The month of January came and went faster than the willpower of New Year’s self-improvement nuts fulfilling their resolutions by window shopping for exercise bikes and crying into a box of Krispy Kremes.
The Daily Express adopted a familiarly xenophobic tone, running a poll asking its readership whether they would prefer to be flooded by water, or flooded by foreigners.
The anti-immigration magazine welcomed the new Romanian and Bulgarians, or Victor as he’s known by friends, with a cheery hate campaign, while reporting on the genuine threat posed by the real floods by plastering images from The Day After Tomorrow onto its front pages.
Thankfully, Bigotry for Dummies (image: @hrtbps) did not go so far as to associate the floods with the legalisation of same sex marriage – as had David Silvester, the UKIP prophet for Oxfordshire.
The heavy, and very public UKIP backlash eventually led to Nigel Farage awkwardly moonlighting as a weather reporter for the BBC, the results of which you can view at your own peril.
Reality television was as strong as ever throughout January. Celebrity Big Brother went all Boardroom babes gone wild, and publically-funded drone-a-thon The Voice made its maligned comeback on the BBC.
While over on Channel 4, Benefits Street gave its viewership a fly-in-the-sandwich glimpse at the sass-dishing, crime-heaving world of life on benefits. But it wasn’t C4’s first foray into the pseudo-dramatisation of life on benefits, as viewers of C4’s Skint would know. The only difference between the two shows was that one wasn’t a catastrophic failure.
Where Skint failed to raise any debate, columnists and television personalities stumbled over one another to show the public how clever they weren’t by making sweeping political statements about the welfare state. However, throughout the entire process they all spectacularly failed to appreciate they were basing their arguments on what was ultimately a well-crafted, emotionally-manipulative helping of reality television.
Headlines from abroad were mostly stolen by middle-aged Berlusconi-lite sex pest Francois Hollande, who outraged the British media by discussing his economic and foreign policy at length at a pre-arranged press conference, after having porked the French Helena Bonham Carter while disguised as the Stig.
Closer to home, a murkier, less impressive sex scandal blossomed at the heart of the Liberal Democrats as shamed Lord Rennard, a poor man’s Rob Ford, embarrassed his party by sticking two fingers up to common courtesy. Although an inquiry found that the allegations of sexual harassment levelled at his Lordship were reasonable, he was cleared of all wrongdoing. He subsequently refused to apologise – which angered many, including the party leader Nick Condom himself.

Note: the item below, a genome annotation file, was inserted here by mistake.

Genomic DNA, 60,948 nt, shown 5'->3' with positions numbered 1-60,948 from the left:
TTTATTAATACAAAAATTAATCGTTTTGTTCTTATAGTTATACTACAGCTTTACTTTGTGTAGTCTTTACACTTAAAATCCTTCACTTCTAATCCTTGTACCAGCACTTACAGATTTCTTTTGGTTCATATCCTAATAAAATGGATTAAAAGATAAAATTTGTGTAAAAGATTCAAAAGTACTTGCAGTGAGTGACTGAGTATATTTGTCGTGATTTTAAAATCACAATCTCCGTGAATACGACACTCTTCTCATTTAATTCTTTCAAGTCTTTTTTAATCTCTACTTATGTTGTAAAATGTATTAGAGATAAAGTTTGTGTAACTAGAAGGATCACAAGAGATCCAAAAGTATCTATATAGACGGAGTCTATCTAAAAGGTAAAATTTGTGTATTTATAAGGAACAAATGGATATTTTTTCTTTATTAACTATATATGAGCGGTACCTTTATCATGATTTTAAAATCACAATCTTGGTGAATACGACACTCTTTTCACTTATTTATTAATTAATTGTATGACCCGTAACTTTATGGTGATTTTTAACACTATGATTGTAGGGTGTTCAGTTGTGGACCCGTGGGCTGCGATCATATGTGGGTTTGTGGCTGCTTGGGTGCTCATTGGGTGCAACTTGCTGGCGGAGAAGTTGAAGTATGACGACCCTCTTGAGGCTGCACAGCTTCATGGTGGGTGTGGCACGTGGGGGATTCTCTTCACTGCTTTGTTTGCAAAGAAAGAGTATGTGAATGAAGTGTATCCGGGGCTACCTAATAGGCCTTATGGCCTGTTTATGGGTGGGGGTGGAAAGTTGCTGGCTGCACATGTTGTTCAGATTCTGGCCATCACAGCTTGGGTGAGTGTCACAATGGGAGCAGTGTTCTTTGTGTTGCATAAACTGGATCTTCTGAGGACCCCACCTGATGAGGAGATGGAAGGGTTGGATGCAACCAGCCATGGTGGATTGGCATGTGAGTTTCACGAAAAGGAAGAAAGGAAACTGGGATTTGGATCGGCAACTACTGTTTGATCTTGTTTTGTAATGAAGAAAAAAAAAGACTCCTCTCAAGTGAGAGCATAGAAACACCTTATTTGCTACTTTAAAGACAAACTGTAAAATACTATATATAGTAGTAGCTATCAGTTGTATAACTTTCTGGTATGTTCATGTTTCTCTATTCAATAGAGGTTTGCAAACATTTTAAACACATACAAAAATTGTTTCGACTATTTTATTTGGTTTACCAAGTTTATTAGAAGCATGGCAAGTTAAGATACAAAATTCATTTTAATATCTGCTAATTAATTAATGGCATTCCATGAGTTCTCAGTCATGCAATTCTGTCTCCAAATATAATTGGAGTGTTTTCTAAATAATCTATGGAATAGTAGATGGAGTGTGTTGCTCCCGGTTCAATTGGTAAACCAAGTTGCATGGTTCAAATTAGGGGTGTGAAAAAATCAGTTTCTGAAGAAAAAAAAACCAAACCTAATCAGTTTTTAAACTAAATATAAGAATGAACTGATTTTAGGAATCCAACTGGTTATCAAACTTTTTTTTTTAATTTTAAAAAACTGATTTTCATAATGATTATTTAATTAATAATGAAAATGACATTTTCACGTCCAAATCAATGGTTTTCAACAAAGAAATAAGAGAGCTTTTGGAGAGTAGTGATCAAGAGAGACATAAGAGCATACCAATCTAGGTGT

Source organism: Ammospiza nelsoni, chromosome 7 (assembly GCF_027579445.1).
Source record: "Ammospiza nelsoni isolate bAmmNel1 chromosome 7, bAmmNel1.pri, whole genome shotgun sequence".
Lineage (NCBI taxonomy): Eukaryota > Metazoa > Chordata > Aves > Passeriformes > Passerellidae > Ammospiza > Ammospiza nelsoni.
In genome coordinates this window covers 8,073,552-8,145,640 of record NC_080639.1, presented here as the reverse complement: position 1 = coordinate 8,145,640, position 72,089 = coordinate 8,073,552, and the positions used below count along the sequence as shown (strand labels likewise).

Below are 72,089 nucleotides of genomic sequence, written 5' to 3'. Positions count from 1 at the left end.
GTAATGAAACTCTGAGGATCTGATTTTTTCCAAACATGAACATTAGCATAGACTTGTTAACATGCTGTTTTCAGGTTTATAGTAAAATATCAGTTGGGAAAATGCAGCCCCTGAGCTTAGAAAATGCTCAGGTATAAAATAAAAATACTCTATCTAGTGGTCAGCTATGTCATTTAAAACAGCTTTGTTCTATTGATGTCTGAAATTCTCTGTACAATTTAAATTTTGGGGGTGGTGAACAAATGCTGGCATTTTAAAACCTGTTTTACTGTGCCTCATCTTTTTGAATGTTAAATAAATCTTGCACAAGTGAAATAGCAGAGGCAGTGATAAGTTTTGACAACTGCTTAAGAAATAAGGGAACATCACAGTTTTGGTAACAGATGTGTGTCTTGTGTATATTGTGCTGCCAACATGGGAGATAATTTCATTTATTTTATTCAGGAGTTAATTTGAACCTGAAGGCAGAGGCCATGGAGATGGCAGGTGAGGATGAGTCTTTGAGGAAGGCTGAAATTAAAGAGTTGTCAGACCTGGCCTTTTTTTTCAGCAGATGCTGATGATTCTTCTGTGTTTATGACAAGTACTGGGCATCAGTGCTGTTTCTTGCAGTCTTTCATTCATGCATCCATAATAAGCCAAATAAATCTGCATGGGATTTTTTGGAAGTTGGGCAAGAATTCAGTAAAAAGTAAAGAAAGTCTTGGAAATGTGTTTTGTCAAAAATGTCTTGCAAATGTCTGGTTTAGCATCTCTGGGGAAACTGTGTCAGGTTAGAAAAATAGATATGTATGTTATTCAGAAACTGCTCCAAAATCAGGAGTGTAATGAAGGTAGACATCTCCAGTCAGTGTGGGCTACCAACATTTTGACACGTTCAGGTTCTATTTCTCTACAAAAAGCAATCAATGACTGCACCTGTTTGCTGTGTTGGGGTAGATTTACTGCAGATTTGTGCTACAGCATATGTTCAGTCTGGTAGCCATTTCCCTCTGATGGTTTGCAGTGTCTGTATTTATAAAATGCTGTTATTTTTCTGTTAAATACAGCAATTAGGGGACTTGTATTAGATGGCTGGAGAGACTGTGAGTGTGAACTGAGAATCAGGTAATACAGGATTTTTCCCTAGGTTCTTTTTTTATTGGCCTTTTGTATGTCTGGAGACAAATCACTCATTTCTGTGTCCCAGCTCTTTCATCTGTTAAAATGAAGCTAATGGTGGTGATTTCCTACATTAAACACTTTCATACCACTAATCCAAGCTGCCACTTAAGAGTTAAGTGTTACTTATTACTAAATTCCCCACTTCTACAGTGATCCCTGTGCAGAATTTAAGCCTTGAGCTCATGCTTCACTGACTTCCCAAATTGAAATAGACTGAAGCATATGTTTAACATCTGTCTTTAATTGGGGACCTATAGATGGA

The Evening Standard meanwhile revealed that MPs had since 1995 spent £250,000 on a commissioning a series of glorified selfies. Instead of using money from their own pockets to fund Westminster’s greatest vanity project, our elected representatives used the pocket money provided by the taxpayer – forever cementing their hideous faces into history while footing the bill at the public’s doorstep.
Over in the States, Miley Cyrus impersonator Justin Bieber faced charges of driving under the influence while drag racing – a crime for which he was
rightfully punished/ given a slap on the wrist/asked ever-so-kindly not to repeat his error. Unfortunately the dancing foetus ended up in court again one week later; this time facing charges of assaulting a limousine driver in Canada a month ago. What a guy.
Controversy on planet feminism arose as Lena Dunham, star of hit comedy Girls, was criticised by one Victorian-esque misogynist for being ‘too naked’ on the tele, and by the pseudo-militant Vice-lite feminist blog Jezebel for doing a magazine photoshoot. The absurdity of the entire situation has been summed up by Feministe here.
Aside from discovering an inverted Fungal Jelly Doughnut on Mars (for which NASA is now facing a lawsuit for failing to properly investigate) – humanity reached absurd new heights as North Korea declared itself the first nation to have successfully landed a man on the Sun. For reference, previous tests have failed to launch a rocket past China.
Indeed, 17-year-old Hong Il Gong undertook the role of Ikarusu in a Kim Jong-un adaptation of One Flew Over the Crackpot’s Nest, embarking on a 22-hour return trip to the flaming gas star. One can only hope the teen-turned-astronaut touched down just in time for his mid-afternoon flogging.